|NOËL PERRY UPDATE:
Tuesday’s numbers were up week-to-week in both cases and deaths. Most of the case increases came from Texas, Arizona, and the Other category. Much of the story is the continued effect of the long weekend.
However, new analysis shows a significant structural explanation. If you look at the third chart on Exhibit 3, you will see that all of the welcome reductions we have witnessed since late April are concentrated in the Northeast states where the contagion scored its first and biggest hits. The beginning mortality rates were almost twice the national average there – nearly two-thirds of the deaths in just eight states. Now, blessedly, deaths have declined in the Northeast to below the national average.
The Northeast data shows the now-familiar pattern of problems early, followed by a slow decline. The ‘rest’ numbers are not declining because of the heterogeneous nature of those states. Fourteen of those states have falling contagions; twelve are in the inflecting stage, while seventeen have rising contagions. We got falling national stats through much of May because the original victims were hit so hard, and their recoveries counted for a lot. Now that they are showing low numbers, the still flat numbers from the rest dominate the average. We won’t get a resumption of declines until the contagions reach herd immunity in states like California, Texas, Arizona, and North Carolina. We are hopeful that such a process will begin soon. However, some analyses, like the one we distributed from David Mackie of J.P. Morgan, postulate that increased social mobility will either retard or reverse any reductions. Results over the next two weeks will tell us if David is right.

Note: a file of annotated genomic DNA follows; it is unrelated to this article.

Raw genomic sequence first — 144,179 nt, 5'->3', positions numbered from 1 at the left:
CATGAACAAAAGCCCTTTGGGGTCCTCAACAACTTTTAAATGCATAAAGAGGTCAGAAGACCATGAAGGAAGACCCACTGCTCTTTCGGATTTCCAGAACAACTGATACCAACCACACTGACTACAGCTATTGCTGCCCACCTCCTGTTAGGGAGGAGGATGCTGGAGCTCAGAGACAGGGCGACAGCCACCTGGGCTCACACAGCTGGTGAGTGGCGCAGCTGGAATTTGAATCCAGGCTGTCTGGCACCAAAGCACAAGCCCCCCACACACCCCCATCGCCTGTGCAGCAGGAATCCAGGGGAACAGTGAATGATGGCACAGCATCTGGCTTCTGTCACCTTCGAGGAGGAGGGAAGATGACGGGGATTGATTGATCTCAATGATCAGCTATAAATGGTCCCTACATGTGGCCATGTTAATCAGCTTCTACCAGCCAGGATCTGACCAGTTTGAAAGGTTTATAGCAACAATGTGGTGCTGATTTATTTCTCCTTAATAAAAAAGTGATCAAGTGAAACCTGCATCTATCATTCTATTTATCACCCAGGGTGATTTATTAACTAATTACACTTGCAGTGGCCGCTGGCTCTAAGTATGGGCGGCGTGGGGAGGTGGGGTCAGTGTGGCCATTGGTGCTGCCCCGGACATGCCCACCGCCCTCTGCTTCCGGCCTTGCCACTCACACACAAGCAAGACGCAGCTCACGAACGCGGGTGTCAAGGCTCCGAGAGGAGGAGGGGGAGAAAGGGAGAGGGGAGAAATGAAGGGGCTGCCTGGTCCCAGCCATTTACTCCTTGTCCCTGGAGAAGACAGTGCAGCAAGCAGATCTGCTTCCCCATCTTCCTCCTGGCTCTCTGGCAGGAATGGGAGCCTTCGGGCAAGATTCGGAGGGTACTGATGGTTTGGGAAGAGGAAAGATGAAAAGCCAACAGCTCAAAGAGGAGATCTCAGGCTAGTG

Either way, this data and other new analyses show that we have a two-part epidemic. The early stage, concentrated in dense Eastern Cities, was unusually severe, approaching pandemic proportions, hence the lockdowns. That stage is now over, leaving us with a troubling but manageable contagion consistent with a bad year of ‘normal’ influenza. Americans seem increasingly willing to live with that risk in exchange for the return to a fully-operating economy.